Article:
About a month ago, I decided to celebrate the end of our long, cold winter by sorting through my summer clothes. But as I was doing so, I had a frightening realization: the majority of my summer wardrobe dates from the early 2000s. Since then, almost all of my summer clothing purchases have been field clothes. In terms of floppy, wide-brimmed hats, pants with zip-off legs, thick wool socks and hiking boots, I’m all set. However, I’m lacking on the shorts, sundresses, and stylish sandals side of things. And this is the first summer in 12 years that this wardrobe deficiency is a problem – because this is the first summer in 12 years that I haven’t spent out in the field.
It’s funny: the people who knew me growing up would have told you I would be the last person to end up as a field biologist. My father used to have to bribe me to go on hikes with him, and when I was in kindergarten, I refused to participate in ‘cut and paste’ at school because I didn’t like getting my hands dirty.
I first became acquainted with field biology the summer after my third year of undergraduate. Suddenly, it dawned on me that maybe I should put my expensive education to some use. I decided the logical thing to do was get a summer job related to my degree (the Holy Grail of undergraduate life). My major was Biology, and given my history of extreme clumsiness in laboratory assignments, I decided my best bet would be to try to get a job as a field assistant for one of the grad students working at QUBS.
Right from my first interview, it was a mismatch. My experience was that you dressed up for interviews, showed up looking neat and presentable and – if possible – wearing a skirt. Unfortunately, this particular interview found my neat, presentable, skirt-wearing self ankle-deep in mud, trudging along behind my interviewers as they showed me around the field site.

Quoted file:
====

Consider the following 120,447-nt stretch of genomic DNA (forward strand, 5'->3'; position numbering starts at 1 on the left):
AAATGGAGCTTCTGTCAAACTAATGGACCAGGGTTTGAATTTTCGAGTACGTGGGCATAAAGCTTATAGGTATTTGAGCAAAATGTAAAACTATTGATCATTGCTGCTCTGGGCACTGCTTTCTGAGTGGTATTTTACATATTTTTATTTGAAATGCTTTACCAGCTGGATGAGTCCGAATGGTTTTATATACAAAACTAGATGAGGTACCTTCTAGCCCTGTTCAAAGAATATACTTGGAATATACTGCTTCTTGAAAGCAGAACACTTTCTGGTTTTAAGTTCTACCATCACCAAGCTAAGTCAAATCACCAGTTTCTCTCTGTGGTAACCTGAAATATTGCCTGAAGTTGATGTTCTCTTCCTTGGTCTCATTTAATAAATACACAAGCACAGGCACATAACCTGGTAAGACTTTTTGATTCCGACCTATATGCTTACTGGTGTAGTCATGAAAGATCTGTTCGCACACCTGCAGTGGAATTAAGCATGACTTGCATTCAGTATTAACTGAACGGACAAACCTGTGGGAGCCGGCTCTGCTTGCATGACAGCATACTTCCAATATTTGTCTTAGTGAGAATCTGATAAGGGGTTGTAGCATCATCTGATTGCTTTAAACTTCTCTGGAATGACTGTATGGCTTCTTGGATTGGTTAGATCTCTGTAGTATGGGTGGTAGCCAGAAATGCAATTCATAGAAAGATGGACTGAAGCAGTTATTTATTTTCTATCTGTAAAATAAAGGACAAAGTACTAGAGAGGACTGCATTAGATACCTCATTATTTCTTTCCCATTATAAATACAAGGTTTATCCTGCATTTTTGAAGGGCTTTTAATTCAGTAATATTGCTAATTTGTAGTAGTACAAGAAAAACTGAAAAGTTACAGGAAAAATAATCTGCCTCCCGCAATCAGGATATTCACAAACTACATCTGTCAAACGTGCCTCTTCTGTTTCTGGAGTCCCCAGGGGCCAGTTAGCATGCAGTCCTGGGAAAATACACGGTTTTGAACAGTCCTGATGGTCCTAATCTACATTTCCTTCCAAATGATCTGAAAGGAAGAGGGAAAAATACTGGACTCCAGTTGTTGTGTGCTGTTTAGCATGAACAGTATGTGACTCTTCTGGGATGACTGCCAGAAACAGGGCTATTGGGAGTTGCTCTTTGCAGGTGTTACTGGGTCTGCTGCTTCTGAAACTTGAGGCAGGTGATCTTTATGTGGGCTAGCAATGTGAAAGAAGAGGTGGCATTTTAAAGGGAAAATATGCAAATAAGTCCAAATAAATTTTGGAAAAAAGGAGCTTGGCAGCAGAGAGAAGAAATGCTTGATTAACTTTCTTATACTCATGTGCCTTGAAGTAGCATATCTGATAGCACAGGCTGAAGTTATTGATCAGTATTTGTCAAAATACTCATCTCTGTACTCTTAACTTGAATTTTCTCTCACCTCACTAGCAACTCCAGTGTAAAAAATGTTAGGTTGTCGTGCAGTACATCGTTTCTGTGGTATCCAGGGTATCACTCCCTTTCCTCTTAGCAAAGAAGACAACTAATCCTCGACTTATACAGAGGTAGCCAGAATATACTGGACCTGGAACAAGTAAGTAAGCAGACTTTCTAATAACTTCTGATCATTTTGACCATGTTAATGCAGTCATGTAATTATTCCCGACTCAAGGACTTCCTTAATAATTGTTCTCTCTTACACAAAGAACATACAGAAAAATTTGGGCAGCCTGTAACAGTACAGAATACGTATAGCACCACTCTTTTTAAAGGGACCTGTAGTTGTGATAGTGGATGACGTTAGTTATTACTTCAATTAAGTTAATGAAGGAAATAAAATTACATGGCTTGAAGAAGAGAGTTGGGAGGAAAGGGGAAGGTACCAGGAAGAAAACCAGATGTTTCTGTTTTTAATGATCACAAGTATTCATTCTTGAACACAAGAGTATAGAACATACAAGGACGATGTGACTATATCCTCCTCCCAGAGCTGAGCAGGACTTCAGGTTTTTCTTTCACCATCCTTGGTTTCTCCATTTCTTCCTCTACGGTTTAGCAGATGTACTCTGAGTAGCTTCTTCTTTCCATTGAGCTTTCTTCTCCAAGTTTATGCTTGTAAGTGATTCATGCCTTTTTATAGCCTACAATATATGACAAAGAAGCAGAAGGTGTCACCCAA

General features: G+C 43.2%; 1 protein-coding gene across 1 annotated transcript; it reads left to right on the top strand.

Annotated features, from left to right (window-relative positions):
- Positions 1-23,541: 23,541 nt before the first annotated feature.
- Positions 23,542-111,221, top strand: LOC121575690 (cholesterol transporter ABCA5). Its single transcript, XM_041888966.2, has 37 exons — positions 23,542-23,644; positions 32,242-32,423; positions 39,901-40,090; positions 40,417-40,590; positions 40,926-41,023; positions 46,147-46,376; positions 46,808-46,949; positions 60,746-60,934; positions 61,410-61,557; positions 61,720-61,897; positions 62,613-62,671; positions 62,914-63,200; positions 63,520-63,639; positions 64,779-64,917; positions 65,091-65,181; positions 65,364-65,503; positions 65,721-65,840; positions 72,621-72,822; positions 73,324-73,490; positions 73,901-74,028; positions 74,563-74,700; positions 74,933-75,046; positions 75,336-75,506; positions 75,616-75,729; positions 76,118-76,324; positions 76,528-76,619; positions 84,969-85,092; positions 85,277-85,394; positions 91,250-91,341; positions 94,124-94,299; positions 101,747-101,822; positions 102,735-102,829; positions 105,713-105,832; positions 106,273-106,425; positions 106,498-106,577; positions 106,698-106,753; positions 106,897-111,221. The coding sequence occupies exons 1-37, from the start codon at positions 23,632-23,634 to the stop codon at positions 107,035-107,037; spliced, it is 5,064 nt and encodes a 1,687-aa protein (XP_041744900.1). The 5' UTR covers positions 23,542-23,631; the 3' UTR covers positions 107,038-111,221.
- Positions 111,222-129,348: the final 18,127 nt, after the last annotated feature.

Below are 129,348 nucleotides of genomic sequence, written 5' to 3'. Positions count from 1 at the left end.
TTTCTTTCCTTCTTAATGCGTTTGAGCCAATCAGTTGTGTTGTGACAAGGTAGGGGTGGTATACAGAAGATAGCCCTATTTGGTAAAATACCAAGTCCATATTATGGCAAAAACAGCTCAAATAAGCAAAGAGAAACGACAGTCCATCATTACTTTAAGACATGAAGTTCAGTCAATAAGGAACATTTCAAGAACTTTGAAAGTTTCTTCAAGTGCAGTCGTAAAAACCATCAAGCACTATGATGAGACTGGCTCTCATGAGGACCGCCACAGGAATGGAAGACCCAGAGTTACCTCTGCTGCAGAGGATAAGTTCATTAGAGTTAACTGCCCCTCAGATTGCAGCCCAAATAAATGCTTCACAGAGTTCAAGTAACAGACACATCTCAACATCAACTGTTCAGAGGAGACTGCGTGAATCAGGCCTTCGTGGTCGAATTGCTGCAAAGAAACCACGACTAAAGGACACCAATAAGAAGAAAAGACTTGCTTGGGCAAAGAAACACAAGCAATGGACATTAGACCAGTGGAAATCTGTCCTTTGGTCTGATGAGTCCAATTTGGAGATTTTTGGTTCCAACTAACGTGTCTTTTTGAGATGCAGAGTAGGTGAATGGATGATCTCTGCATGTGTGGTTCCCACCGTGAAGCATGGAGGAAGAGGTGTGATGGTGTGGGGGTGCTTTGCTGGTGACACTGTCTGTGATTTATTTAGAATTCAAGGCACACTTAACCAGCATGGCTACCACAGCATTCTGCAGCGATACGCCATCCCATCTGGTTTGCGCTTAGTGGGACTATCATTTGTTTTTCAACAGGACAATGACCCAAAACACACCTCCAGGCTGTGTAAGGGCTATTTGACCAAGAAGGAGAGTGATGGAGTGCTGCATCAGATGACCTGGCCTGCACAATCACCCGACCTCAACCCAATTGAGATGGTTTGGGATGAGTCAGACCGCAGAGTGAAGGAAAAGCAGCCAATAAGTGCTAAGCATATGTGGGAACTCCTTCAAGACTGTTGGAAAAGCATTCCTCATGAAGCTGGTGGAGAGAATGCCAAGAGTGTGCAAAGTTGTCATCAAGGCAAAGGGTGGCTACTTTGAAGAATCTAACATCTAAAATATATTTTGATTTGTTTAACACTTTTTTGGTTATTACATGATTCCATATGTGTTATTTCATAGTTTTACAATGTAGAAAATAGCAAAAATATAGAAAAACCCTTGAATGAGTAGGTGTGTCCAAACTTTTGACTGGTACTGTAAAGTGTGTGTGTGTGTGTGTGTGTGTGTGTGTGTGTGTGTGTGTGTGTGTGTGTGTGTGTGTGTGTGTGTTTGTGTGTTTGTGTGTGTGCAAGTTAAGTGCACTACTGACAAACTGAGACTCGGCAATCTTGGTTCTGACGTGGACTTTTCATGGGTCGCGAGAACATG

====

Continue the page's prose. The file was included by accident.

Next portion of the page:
For reasons I still don’t quite understand, they hired me. (Maybe it was the skirt after all?) My job was to help a PhD student who was studying tree swallow behaviour and mating systems. When I started the job, I knew next to nothing about animal behaviour, and nothing at all about birds. More importantly, I knew nothing about birders. In fact, as far as I was aware, ‘birder’ wasn’t even a word.
And I was out of place in other ways as well. Some people seem to be naturals at communing with nature. As it turns out, I am most definitely not one of these people. If a stupid, clumsy mistake was possible, I made it – from wearing sandals during a freak spring snowstorm to tearing a 4 inch gash in my pants while scrambling over a barbed wire fence.
I learned a lot that summer about the challenges of fieldwork. It is exhausting, dirty, and frequently very uncomfortable. One of my daily duties involved getting up at three a.m. to stand for hours on a ridge in the freezing cold and dark, waving an antenna about in search of radio transmitter-tagged tree swallows. My success rate in this endeavour was about 5%, which highlights another of the challenges of fieldwork: academically, it can be the most exasperating thing in the world. In school, we learn that science is supposed to be organized, controlled, and careful. Fieldwork by its nature is the opposite: living beings rarely line up in orderly ranks to do what you want them to do.
And yet, despite this rocky start, here I am now with 12 years of field seasons under my belt. Why did I stick with it? The answer is that I was undeniably hooked long before that first summer ended. I loved the thrill of holding a bird in my hand, the camaraderie that develops when you live, work, and play with the same people, the contented exhaustion that comes from a long day working outside, and the magic of seeing the night sky untainted by city lights.
My first summer at QUBS was a summer of new experiences: the first time I saw fireflies, the first time I drove a boat, the first time I went skinny dipping. But all the field seasons since have continued to provide me with new experiences. Perhaps most importantly, slowly but surely, doing fieldwork has changed me. I may never be a natural at communing with nature, but at least I know now to wear hiking boots if there’s a chance of snow.